All in this together?
Almost daily news reports point to how lockdown, ‘the new normal’ for most, is influencing behaviours relevant to physical health – including alcohol consumption and taking physical activity. But how is health behaviour changing, among whom, and will any changes last post-lockdown?
We argue that health polarisations are tied with broader social inequalities, with implications for whether any lifestyle changes will endure. Psychological and social science research must respond with creative, collaborative and innovative research to guide health policy and practice in the post-lockdown world serving the interests of all citizens.
Lockdown health behaviours: polarised?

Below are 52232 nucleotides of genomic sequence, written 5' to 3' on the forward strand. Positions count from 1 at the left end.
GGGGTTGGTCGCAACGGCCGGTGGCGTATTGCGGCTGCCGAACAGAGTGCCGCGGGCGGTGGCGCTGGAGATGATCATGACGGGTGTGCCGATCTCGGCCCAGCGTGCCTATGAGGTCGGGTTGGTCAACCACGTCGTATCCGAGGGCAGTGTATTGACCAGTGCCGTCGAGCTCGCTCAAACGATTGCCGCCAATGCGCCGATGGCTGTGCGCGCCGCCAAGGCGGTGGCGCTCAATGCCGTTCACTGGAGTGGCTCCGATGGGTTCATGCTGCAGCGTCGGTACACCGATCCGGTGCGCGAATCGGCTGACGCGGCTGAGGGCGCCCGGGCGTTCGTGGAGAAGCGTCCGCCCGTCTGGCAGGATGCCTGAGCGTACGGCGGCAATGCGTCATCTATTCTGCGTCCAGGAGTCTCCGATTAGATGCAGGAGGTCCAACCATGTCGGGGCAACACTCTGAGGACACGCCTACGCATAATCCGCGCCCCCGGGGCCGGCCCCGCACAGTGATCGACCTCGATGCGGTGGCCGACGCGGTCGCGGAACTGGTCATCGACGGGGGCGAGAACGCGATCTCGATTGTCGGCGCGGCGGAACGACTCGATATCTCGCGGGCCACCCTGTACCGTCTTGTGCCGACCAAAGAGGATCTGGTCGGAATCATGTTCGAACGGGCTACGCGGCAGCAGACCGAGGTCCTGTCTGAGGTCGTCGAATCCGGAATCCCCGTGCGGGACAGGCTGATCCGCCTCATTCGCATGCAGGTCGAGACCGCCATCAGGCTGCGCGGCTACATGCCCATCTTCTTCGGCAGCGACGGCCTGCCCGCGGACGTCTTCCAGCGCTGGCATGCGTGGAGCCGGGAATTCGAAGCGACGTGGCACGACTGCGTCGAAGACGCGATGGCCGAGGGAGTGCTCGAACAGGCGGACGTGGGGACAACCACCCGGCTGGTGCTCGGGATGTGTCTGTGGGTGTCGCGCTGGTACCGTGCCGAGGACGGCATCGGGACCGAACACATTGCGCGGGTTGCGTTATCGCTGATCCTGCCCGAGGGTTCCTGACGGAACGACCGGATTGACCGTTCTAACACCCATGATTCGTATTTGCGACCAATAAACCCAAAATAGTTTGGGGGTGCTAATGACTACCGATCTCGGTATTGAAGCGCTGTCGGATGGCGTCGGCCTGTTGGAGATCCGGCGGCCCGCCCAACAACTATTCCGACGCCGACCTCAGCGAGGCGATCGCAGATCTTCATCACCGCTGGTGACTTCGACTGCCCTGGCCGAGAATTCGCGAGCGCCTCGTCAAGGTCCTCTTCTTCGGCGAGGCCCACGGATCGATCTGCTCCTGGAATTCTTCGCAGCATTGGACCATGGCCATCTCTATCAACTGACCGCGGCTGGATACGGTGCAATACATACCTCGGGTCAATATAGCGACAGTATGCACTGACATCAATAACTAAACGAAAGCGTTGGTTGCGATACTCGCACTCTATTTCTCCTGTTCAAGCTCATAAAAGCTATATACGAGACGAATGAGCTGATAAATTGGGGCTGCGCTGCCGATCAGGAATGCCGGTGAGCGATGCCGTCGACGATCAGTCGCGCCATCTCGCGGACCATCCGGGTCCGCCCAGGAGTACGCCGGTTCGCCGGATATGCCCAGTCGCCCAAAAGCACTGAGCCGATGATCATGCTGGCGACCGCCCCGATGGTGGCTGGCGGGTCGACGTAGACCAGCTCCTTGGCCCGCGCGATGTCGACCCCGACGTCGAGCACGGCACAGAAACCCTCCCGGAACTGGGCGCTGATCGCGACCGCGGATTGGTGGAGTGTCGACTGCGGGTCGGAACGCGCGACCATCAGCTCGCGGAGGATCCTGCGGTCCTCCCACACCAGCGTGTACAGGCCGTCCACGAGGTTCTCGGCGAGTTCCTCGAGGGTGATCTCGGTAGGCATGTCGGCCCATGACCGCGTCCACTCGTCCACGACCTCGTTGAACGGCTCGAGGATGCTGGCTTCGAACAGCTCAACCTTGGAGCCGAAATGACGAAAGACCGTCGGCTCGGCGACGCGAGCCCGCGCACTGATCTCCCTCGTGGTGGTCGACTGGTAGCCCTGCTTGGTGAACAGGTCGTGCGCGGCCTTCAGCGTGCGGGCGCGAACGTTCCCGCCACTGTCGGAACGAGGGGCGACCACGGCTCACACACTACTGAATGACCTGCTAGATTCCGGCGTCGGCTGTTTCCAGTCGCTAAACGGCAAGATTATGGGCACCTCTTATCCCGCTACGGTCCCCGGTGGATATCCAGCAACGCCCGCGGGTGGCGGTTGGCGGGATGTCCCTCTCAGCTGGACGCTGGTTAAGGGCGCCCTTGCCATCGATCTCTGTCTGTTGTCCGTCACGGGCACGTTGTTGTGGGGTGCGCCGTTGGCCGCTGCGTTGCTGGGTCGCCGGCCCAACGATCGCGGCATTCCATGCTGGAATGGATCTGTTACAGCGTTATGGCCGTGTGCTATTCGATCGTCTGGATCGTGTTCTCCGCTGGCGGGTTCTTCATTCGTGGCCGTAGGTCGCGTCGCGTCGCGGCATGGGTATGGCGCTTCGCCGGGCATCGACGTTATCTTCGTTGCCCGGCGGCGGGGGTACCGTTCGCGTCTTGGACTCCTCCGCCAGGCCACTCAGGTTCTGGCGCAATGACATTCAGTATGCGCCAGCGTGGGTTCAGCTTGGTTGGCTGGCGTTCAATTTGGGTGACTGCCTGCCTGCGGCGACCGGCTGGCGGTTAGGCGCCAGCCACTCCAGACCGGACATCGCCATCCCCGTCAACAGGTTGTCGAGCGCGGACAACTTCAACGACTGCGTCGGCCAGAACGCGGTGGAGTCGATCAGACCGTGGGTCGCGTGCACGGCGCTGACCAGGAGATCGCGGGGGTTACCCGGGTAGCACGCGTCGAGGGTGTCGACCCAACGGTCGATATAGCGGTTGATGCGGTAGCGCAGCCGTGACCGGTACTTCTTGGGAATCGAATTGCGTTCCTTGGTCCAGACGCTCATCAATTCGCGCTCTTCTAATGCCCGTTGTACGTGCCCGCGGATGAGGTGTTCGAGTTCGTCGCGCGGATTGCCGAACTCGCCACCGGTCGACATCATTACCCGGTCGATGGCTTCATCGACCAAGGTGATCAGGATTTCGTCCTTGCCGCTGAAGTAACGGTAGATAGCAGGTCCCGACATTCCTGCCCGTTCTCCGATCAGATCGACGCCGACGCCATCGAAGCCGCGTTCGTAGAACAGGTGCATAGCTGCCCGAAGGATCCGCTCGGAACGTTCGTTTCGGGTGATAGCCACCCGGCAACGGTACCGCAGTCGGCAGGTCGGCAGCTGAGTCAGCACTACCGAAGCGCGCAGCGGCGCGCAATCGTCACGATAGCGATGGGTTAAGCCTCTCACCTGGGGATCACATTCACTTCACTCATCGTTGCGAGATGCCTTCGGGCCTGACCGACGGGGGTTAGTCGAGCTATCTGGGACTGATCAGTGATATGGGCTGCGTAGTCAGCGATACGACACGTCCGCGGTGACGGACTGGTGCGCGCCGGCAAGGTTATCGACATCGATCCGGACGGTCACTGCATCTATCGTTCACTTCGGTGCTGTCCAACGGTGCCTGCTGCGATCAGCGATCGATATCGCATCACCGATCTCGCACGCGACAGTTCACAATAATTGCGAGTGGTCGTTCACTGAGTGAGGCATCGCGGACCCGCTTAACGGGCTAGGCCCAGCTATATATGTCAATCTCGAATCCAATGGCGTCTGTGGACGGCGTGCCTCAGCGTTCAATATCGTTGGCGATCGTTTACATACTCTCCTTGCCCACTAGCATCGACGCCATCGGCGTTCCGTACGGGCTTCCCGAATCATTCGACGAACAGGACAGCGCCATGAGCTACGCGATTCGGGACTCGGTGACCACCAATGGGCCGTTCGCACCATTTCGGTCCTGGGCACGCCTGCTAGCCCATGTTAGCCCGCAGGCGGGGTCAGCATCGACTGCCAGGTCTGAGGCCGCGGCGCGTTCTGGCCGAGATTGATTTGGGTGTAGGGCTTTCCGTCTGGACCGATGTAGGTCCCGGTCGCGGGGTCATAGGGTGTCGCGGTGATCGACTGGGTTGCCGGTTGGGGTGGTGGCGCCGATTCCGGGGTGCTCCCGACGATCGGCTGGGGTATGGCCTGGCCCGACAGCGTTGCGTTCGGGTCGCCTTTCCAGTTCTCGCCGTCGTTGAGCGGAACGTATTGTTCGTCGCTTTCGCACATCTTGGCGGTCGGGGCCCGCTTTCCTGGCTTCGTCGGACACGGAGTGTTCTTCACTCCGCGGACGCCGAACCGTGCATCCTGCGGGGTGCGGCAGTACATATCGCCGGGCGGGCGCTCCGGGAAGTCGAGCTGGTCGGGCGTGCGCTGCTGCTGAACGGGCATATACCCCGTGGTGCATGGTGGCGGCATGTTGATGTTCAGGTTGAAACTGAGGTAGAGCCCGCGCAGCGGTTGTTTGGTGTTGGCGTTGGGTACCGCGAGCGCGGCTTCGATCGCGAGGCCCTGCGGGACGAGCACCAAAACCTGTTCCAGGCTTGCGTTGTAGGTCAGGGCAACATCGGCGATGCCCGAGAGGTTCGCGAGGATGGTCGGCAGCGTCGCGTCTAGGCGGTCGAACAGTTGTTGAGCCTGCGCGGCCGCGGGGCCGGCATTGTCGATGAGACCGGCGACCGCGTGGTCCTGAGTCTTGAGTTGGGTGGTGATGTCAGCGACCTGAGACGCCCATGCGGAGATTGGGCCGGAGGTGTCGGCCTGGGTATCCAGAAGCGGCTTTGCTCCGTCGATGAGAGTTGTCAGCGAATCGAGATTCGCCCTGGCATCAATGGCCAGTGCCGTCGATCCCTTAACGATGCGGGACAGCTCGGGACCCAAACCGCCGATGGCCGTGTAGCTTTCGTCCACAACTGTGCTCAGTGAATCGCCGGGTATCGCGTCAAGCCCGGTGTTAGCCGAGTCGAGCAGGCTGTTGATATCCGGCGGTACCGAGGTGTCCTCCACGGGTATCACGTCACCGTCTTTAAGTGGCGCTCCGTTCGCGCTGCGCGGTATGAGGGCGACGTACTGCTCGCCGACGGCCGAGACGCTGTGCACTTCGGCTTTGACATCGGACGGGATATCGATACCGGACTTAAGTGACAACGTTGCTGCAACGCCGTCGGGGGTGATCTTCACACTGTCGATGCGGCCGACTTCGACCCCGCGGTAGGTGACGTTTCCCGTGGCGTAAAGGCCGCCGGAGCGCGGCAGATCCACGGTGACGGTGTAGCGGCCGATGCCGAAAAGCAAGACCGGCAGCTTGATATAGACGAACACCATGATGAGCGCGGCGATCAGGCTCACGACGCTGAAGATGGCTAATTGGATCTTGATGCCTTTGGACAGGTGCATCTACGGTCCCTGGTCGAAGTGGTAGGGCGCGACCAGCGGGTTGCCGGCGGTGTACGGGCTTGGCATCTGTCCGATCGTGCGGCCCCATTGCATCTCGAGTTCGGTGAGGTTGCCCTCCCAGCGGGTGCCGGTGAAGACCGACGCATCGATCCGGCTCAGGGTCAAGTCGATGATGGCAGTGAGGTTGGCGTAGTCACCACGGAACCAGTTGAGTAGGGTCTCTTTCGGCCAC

The closure of drinking establishments has not quelled people’s thirst for drink-related interactions, evident in the popularity of Zoom ‘happy hour’ drinking sessions between friends and the plethora of ‘lockdown drinking’ related memes circulating on social media. A near five-fold increase in access to Alcohol Change UK’s online support pages in April 2020 (relative to March/April 2019) has triggered concern about risks of relapse among service users with historical problem drinking. Some are drinking less during lockdown but the picture is uneven: 47% of pre-lockdown once-a-week drinkers appear to be drinking less or nothing during lockdown, but 18% of pre-lockdown daily drinkers appear to be consuming more than before (Alcohol Change UK, 2020). This kind of polarisation seems to mirror wider, often generational patterns where we are seeing declining drinking rates amongst younger people but continued heavy drinking amongst ‘baby boomers’ (Nicholls, 2019).